At first glance, the last three books I reviewed don’t have much in common. Fates and Furies is a story about the secrets and deceptions that make up a marriage. Tiny Beautiful Things is a series of advice essays. And Let’s Pretend This Never Happened is an uproariously funny memoir from a blogger who grew up out in the Texas boonies. Not a ton of overlap. But they do have one thing in common-I wish I could experience all three of these books for the first time again, and I’m jealous of you readers who will get to have that experience I can’t. I’ve had a very lucky reading week, and it ended on a high note. Let’s Pretend This Never Happened is maybe one of the funniest books I’ve ever read. And (if y’all haven’t figured it out yet) I read a lot.
The full title is Let’s Pretend This Never Happened: A mostly true memoir. Author Jenny Lawson says the “mostly true” part was inserted so her parents could deny some of the more…colorful moments of her childhood, which she describes as “David Copperfield meets Guns & Ammo magazine.” She grew up in the sticks of West Texas, the child of two what-doesn’t-kill-you-makes-you-stronger-type parents. Their house was overflowing with animals, including some wild turkeys that followed her to school, demolishing any chance for her to be one of the cool kids. Her mom seems pretty unconcerned about the chaos surrounding her family. Her taxidermist father thinks it’s fun to make a puppet from a freshly dead squirrel. Even though the stories in the first half of the book sound traumatic, she writes about them with affection.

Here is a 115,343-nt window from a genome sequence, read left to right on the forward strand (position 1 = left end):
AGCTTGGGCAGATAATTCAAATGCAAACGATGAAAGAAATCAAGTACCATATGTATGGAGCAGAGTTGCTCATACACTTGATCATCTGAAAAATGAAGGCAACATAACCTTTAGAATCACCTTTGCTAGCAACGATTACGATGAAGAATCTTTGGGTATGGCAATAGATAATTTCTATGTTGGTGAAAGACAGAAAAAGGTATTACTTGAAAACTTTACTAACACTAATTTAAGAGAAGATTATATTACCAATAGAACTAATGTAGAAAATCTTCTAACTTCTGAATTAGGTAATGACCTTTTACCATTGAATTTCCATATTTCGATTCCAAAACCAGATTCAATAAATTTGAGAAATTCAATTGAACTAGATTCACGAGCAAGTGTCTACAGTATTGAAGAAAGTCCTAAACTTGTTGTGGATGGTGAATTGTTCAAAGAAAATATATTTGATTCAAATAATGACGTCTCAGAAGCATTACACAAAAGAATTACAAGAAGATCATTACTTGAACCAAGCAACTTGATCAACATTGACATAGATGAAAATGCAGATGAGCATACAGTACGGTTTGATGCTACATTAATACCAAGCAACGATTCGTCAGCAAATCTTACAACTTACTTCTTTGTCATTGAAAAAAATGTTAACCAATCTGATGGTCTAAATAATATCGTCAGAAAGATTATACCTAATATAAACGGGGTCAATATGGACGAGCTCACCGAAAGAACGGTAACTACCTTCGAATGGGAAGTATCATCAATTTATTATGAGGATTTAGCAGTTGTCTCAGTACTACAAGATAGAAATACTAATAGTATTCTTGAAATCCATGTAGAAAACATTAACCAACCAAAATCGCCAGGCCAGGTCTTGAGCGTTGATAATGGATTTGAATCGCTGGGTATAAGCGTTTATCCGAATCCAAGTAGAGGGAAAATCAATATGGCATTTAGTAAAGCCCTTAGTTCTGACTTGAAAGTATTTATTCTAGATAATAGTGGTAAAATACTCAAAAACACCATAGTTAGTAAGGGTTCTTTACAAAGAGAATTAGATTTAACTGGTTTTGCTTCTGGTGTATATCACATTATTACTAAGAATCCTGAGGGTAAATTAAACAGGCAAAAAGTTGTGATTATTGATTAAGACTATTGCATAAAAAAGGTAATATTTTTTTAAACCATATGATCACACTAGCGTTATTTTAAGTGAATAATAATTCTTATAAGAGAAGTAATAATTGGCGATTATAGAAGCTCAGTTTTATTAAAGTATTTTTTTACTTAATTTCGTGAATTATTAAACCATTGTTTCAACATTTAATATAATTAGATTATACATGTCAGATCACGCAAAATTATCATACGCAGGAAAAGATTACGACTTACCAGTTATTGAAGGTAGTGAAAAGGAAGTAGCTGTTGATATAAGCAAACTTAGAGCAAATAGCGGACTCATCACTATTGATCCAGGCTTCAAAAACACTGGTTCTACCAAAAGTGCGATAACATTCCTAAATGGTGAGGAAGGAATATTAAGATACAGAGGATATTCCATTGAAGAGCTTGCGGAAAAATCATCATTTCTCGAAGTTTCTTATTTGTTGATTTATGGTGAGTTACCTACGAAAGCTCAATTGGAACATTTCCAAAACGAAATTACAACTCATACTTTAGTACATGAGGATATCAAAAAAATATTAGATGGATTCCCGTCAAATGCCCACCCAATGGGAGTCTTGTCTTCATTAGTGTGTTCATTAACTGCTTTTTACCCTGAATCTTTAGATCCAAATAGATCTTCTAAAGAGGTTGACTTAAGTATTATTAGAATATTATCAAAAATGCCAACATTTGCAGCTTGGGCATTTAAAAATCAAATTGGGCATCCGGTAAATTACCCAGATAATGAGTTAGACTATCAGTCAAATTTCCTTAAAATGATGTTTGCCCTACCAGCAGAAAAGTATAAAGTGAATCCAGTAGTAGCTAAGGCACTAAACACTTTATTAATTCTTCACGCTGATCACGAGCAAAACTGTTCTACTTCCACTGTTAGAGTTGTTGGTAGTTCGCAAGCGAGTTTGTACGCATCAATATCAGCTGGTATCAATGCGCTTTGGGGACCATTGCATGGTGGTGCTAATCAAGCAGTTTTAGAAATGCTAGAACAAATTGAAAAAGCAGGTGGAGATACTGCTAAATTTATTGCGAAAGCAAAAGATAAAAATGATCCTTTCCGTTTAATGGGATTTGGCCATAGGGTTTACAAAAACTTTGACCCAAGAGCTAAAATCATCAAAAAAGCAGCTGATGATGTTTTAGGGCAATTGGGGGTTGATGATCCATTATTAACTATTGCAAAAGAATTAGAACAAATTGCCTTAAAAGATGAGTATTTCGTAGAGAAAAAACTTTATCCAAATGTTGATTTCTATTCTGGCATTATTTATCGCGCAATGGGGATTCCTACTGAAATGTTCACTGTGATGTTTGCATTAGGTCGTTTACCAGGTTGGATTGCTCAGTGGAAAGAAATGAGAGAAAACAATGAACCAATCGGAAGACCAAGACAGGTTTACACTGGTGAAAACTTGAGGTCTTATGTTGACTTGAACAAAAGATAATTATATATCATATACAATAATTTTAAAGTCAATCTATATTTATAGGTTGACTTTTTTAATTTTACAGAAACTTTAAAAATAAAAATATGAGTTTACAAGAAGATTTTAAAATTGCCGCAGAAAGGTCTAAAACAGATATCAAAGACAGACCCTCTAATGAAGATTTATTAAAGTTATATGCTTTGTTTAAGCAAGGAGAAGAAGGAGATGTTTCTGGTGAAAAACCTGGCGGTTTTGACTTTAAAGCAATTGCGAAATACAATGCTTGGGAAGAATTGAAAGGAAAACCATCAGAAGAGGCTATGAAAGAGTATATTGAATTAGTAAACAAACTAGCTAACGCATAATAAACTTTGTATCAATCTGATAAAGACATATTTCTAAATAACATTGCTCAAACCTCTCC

Lawson survives her childhood, survives high school, finds a husband in the witchcraft section of a book store and becomes a blogger. Her book (and her blog) remains upbeat, even when going through her eating disorder, her anxiety issues, and her miscarriages. Even when she was tackling tough stuff she had me actually laughing out loud (not cute little “lolz” but actual loud guffaws that made the table next to me request to be moved to another section of the restaurant. Whatever. You dorks don’t even know what’s cool).
If you’re not a fan of naughty language, or meandering stream of consciousness passages that don’t necessarily have a point, then this book isn’t for you. But fans of David Sedaris or Hyperbole and a Half should pick this book up. Despite being a series of disjointed stories, the book has a rhythm and a (somewhat maniacal) flow. I absolutely adored the first half of the book, which covered her childhood, but the laughs kept coming in Act 2 as well. Pick up the book. Read it in small, savory chunks. And do it in a place where people won’t be dicks if you start laughing out loud.